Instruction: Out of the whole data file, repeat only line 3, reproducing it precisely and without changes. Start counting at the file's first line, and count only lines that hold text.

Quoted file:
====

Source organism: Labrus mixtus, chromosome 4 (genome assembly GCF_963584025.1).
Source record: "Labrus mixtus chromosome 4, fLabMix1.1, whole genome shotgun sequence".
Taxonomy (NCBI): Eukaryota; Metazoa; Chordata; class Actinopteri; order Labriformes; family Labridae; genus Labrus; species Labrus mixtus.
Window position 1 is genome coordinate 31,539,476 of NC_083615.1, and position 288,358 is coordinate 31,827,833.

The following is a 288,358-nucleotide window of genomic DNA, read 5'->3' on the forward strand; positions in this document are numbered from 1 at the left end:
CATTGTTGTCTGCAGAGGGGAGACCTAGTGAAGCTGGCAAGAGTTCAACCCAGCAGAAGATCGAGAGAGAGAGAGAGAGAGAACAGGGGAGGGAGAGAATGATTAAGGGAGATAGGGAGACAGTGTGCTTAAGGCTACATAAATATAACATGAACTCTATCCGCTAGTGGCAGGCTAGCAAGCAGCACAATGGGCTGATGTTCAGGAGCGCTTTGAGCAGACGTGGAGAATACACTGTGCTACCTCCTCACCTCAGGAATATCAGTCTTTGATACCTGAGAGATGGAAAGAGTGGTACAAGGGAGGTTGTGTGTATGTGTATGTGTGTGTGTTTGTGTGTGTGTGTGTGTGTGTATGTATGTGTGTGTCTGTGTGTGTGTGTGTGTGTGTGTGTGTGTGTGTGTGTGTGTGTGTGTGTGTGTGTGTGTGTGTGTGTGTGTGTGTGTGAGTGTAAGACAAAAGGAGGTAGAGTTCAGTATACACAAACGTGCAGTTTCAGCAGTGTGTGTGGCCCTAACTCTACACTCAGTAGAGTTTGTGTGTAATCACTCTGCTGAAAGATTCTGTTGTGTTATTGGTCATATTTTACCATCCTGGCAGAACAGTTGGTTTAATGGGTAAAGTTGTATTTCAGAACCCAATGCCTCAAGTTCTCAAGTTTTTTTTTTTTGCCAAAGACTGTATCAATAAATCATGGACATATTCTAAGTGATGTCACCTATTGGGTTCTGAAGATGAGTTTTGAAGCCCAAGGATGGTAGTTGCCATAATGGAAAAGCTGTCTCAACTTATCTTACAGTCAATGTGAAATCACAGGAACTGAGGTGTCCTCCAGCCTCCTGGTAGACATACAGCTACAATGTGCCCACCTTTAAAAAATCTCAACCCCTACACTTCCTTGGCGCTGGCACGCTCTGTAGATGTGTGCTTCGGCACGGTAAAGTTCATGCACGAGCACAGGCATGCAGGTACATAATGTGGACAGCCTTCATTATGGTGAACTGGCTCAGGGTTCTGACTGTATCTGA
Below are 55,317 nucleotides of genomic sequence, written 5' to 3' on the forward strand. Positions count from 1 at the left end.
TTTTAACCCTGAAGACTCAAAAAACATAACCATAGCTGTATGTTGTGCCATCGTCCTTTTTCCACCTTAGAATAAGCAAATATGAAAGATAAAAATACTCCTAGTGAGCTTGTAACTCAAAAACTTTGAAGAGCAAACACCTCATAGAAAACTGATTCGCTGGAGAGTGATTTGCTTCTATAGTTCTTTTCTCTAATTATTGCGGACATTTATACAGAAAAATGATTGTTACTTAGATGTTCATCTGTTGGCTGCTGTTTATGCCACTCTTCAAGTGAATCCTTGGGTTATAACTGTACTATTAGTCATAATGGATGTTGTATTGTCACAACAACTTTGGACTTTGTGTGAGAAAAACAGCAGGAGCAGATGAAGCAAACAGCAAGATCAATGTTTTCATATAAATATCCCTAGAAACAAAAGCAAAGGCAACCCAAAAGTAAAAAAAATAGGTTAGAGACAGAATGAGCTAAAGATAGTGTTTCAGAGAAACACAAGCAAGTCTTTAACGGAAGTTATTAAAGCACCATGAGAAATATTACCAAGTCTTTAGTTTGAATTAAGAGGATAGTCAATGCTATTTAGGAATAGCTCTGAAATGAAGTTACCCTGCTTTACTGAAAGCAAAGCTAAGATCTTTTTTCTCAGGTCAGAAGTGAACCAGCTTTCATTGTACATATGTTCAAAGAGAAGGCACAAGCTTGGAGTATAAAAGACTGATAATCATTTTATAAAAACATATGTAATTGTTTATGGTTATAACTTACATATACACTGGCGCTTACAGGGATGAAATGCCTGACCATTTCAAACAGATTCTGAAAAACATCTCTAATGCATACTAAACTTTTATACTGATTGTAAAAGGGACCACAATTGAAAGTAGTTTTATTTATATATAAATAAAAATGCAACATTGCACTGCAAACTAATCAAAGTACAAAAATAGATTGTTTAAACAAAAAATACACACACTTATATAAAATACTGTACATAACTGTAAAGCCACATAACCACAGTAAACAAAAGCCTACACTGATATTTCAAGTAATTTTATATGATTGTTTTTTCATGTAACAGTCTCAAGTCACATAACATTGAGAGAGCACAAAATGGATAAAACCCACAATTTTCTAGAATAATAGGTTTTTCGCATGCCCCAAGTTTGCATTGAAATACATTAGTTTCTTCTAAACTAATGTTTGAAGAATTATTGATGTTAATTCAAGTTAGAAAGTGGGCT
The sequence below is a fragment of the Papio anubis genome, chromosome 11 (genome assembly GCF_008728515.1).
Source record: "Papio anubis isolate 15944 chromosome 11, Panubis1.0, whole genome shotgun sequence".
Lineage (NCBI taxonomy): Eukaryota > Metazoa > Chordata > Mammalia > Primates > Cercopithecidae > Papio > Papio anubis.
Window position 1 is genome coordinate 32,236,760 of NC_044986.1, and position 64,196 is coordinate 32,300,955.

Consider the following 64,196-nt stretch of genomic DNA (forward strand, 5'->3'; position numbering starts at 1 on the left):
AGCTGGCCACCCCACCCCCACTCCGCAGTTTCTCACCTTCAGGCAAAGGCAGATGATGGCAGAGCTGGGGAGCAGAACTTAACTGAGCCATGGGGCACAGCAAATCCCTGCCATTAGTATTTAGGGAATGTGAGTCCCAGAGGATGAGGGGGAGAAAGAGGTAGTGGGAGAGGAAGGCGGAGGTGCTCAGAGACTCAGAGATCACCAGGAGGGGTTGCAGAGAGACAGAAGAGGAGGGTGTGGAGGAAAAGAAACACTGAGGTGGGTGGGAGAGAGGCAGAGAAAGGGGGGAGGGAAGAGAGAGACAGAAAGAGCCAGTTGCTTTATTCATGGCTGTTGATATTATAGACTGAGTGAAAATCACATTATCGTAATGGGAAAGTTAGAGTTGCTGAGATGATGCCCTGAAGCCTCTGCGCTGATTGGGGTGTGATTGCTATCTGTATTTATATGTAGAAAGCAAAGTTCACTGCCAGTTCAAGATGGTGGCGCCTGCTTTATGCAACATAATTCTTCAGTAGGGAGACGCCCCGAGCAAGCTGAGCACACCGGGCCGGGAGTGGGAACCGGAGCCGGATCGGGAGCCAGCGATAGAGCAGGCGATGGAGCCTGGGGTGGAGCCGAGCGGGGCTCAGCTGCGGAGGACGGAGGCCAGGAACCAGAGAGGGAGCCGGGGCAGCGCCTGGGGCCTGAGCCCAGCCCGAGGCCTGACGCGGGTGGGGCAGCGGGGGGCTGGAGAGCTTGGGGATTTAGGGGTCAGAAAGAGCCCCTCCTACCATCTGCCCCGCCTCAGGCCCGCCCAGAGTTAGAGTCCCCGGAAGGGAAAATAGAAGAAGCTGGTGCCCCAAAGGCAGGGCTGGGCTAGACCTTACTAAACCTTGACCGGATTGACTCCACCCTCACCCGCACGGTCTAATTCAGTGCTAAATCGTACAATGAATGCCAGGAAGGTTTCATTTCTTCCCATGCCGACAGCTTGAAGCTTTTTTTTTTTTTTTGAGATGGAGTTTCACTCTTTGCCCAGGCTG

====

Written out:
Taxonomy (NCBI): Eukaryota; Metazoa; Chordata; class Actinopteri; order Labriformes; family Labridae; genus Labrus; species Labrus mixtus.